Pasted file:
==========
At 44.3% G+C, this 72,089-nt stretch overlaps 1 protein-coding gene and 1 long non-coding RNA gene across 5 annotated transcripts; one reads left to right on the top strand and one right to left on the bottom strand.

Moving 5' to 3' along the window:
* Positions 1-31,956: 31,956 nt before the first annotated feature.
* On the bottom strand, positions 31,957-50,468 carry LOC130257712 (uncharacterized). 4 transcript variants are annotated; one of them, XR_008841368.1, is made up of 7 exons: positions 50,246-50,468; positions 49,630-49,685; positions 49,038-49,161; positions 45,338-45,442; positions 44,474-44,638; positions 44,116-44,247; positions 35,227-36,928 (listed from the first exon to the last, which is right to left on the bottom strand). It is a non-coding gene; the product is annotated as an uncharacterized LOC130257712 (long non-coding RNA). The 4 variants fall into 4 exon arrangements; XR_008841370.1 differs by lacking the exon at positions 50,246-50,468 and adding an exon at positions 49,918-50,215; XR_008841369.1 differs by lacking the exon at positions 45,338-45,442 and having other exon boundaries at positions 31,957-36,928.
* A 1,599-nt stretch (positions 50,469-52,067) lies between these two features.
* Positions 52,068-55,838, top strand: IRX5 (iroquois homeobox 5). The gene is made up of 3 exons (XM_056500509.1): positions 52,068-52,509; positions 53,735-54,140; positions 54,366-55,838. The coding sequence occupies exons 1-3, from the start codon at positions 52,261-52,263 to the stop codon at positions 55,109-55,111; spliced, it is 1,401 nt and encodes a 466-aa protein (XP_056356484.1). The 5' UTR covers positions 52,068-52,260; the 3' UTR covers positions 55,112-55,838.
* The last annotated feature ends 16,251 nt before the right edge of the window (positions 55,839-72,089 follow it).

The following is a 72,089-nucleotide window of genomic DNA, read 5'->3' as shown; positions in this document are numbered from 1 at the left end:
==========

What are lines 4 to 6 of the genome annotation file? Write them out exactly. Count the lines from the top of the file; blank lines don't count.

* On the bottom strand, positions 31,957-50,468 carry LOC130257712 (uncharacterized). 4 transcript variants are annotated; one of them, XR_008841368.1, is made up of 7 exons: positions 50,246-50,468; positions 49,630-49,685; positions 49,038-49,161; positions 45,338-45,442; positions 44,474-44,638; positions 44,116-44,247; positions 35,227-36,928 (listed from the first exon to the last, which is right to left on the bottom strand). It is a non-coding gene; the product is annotated as an uncharacterized LOC130257712 (long non-coding RNA). The 4 variants fall into 4 exon arrangements; XR_008841370.1 differs by lacking the exon at positions 50,246-50,468 and adding an exon at positions 49,918-50,215; XR_008841369.1 differs by lacking the exon at positions 45,338-45,442 and having other exon boundaries at positions 31,957-36,928.
* A 1,599-nt stretch (positions 50,469-52,067) lies between these two features.
* Positions 52,068-55,838, top strand: IRX5 (iroquois homeobox 5). The gene is made up of 3 exons (XM_056500509.1): positions 52,068-52,509; positions 53,735-54,140; positions 54,366-55,838. The coding sequence occupies exons 1-3, from the start codon at positions 52,261-52,263 to the stop codon at positions 55,109-55,111; spliced, it is 1,401 nt and encodes a 466-aa protein (XP_056356484.1). The 5' UTR covers positions 52,068-52,260; the 3' UTR covers positions 55,112-55,838.